Along the Lakeshore: July 31

A historic ship back in action

Patterns from existing frames were used and the new frames were cut out using a chainsaw with a special chain which will cut with the grain. Cuts can be made around a sweeping curve, keeping the end of the blade following the curve at a low angle and one cut can take 15 to 20 minutes to complete. The pieces are moved by a forklift and the whole thing can be finish-cut on the ship’s band saw. It is not too different from a regular woodshop band saw except for the size and that the whole saw unit tips to cut angular cuts to match the run of the planking. Obviously, in the center of the ship, the frames are square to planking, but as you move toward the pointy ends, the frames bevel to accommodate the planking. Some frames are beveled in both directions.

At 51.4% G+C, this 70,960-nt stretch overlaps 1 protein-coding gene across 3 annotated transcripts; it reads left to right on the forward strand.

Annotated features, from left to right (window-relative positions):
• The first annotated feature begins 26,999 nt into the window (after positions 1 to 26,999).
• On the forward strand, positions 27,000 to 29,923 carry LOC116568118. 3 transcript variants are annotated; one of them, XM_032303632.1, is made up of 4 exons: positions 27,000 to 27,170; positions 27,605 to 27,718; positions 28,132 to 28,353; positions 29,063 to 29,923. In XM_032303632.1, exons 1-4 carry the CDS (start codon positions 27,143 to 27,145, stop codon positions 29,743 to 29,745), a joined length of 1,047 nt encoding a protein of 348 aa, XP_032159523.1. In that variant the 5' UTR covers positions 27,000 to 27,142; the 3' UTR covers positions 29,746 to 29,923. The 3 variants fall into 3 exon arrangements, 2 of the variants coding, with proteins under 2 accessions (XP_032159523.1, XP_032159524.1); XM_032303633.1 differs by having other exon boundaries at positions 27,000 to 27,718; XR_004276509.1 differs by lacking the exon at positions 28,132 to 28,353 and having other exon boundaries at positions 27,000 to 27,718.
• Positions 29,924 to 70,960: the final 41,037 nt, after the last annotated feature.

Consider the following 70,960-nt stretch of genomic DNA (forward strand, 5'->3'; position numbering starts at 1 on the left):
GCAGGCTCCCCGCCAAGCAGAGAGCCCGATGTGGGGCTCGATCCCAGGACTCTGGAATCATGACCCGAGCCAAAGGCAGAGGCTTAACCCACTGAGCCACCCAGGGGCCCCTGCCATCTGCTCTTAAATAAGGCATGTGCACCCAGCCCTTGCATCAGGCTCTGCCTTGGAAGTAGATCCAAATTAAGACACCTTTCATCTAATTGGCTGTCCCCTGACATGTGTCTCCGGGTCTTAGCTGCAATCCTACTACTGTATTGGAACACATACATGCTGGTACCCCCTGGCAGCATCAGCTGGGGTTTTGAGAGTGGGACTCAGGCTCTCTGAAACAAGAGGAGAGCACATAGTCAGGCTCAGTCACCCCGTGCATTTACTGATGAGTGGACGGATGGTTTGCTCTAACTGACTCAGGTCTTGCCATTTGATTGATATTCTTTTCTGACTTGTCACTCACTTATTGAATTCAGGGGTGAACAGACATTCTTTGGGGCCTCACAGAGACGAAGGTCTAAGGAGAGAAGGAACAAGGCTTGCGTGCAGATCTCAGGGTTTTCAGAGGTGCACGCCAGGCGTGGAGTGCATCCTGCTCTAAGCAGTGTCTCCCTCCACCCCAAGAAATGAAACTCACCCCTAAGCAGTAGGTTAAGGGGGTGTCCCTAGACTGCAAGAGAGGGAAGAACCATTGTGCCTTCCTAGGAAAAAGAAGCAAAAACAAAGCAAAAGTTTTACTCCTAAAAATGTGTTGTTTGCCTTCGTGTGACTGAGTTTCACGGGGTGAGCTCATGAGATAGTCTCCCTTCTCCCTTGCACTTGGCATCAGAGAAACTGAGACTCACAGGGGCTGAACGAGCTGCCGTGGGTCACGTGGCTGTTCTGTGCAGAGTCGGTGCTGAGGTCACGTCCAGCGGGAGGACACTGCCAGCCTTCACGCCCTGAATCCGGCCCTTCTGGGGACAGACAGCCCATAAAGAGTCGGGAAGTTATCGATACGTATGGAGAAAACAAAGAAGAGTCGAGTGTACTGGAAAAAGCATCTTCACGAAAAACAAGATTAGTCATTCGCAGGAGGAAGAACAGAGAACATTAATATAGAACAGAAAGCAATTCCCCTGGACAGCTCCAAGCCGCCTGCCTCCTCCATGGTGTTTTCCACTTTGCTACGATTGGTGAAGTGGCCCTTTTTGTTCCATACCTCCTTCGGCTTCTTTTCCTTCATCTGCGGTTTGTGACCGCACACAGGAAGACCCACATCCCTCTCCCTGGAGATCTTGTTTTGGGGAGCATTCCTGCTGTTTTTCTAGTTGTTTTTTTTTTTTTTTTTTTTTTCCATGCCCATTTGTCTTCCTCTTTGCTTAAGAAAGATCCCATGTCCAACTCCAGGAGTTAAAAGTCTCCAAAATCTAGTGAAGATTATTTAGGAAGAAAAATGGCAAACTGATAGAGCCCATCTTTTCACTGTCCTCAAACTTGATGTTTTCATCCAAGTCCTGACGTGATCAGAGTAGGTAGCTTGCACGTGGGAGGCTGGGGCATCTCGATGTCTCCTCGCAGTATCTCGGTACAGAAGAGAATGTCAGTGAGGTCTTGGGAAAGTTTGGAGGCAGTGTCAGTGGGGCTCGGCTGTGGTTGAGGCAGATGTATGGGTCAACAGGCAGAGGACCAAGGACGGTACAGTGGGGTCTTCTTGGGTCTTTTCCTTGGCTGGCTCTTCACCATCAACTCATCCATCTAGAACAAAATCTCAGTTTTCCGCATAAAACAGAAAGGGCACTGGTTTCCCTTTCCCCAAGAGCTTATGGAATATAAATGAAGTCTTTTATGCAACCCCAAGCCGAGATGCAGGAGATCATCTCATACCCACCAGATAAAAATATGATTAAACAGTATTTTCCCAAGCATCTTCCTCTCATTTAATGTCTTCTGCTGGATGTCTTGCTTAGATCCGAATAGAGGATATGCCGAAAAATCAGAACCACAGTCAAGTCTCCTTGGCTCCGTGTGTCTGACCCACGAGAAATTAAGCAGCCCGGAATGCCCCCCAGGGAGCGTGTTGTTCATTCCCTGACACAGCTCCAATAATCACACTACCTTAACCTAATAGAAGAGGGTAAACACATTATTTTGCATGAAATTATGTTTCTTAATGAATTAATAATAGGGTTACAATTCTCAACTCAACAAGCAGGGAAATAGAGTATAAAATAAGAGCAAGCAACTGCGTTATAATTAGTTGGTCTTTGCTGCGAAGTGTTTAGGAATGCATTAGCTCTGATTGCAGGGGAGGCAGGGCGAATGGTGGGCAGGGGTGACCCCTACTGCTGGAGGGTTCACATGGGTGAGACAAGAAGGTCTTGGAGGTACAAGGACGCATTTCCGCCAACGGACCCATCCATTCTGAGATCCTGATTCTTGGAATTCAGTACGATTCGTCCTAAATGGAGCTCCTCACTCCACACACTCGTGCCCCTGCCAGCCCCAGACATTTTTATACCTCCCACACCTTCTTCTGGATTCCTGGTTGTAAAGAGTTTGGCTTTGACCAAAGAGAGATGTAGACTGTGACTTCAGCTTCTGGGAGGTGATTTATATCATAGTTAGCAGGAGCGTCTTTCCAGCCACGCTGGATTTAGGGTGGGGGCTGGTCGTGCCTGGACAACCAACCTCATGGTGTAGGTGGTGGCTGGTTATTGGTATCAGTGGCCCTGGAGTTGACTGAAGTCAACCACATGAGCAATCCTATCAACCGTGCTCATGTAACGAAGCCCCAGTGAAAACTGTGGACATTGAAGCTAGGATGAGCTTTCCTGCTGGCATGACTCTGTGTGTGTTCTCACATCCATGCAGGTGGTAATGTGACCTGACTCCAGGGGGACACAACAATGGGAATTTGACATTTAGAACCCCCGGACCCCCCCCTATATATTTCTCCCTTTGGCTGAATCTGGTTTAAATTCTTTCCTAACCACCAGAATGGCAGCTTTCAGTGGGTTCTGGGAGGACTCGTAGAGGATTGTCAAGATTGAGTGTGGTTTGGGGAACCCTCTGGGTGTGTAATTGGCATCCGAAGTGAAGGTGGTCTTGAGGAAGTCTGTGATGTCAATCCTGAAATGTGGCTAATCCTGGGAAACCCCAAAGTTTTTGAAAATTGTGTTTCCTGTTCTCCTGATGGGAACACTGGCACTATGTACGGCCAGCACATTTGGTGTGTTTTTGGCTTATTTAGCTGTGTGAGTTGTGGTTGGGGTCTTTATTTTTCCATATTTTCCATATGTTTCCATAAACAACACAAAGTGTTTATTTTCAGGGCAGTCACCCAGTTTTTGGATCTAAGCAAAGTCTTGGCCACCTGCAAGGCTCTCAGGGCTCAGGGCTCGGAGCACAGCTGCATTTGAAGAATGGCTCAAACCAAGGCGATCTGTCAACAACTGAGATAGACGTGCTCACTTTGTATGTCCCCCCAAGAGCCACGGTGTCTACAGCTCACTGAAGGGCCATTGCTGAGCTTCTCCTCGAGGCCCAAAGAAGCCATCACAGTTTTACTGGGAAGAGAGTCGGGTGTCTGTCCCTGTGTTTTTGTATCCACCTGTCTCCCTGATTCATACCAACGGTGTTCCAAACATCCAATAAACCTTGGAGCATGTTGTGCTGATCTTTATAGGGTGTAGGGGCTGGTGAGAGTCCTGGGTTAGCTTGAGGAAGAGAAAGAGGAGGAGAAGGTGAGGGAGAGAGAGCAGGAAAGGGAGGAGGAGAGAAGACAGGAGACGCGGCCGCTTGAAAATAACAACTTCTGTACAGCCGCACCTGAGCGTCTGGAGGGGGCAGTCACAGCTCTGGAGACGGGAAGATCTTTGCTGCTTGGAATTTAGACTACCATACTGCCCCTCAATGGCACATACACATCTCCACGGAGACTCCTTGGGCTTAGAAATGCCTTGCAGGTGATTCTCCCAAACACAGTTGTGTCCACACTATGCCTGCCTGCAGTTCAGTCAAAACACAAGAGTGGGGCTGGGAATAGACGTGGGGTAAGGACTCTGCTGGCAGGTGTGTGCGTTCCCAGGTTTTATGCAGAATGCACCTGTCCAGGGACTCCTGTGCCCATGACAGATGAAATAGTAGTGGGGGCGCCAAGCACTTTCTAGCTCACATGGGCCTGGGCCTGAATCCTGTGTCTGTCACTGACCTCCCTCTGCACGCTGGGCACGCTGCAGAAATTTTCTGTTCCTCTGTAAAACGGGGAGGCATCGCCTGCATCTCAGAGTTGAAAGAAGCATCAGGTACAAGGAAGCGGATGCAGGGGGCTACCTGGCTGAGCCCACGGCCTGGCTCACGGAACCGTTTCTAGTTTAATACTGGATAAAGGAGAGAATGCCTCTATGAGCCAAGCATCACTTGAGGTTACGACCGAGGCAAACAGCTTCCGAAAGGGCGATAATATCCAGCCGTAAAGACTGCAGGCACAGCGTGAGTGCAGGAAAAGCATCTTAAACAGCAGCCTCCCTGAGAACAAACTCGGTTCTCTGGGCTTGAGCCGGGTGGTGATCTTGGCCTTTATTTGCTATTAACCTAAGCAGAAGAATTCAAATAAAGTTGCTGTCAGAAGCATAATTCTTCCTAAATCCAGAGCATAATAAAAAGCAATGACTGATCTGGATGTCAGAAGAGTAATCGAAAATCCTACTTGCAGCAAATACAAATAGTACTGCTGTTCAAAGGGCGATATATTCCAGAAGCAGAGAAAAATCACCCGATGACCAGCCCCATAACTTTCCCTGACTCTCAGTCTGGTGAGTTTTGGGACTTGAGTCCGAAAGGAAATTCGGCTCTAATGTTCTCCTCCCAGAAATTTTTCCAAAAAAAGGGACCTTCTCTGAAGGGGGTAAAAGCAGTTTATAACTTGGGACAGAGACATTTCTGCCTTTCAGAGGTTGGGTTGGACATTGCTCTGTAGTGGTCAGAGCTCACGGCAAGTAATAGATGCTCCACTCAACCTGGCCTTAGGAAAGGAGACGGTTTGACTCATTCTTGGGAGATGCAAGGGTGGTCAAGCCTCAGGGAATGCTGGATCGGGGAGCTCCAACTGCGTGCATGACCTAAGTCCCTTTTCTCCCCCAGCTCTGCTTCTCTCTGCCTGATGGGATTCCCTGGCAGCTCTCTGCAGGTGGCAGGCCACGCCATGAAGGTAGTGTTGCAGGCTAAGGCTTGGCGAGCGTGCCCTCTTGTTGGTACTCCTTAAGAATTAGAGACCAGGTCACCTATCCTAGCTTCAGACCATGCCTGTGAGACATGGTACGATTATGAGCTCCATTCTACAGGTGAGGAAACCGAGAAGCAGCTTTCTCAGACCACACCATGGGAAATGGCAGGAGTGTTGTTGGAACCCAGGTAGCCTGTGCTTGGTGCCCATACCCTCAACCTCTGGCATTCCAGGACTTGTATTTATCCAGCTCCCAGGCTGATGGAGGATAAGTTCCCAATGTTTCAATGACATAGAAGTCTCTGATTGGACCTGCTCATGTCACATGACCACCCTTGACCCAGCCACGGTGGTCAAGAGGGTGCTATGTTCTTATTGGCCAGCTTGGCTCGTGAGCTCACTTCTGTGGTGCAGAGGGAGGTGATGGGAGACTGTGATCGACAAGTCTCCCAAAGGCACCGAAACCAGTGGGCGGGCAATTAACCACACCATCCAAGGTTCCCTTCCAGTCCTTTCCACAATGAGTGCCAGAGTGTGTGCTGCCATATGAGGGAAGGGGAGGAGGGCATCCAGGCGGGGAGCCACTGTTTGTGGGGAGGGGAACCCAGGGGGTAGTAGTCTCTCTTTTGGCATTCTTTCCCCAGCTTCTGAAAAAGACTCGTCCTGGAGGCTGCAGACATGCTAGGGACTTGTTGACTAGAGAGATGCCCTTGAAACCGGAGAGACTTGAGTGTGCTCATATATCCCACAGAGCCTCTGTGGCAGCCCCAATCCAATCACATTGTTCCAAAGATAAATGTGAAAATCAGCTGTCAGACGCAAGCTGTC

When the frames were all prepared or replaced, the inside wood, called the ceiling, was put back on. These planks are 3 inches thick, 10 to 12 inches wide, and about 40 feet long. They are longleaf yellow pine which is a very difficult material to locate. The oak for frames came from the south of the U.S. where many oak trees were killed by being submerged in water from hurricane Katrina. A cache of material was found in the Old Naval Timber Pond in Charlestown, Mass. when a foundation was excavated for a new building.

The exterior planking work was started in late 2011 and I didn’t believe they would make the July 21, 2013 launch date. However, the build-back was much faster, as there was no research and documentation at this stage.

The ship is held together with wood pegs called trunnels or tree nails. They are about 1 inch in diameter and are driven into holes, then expanded with wedges. Locust is the preferred wood and, with no rust, the pegs last as long as the ship.

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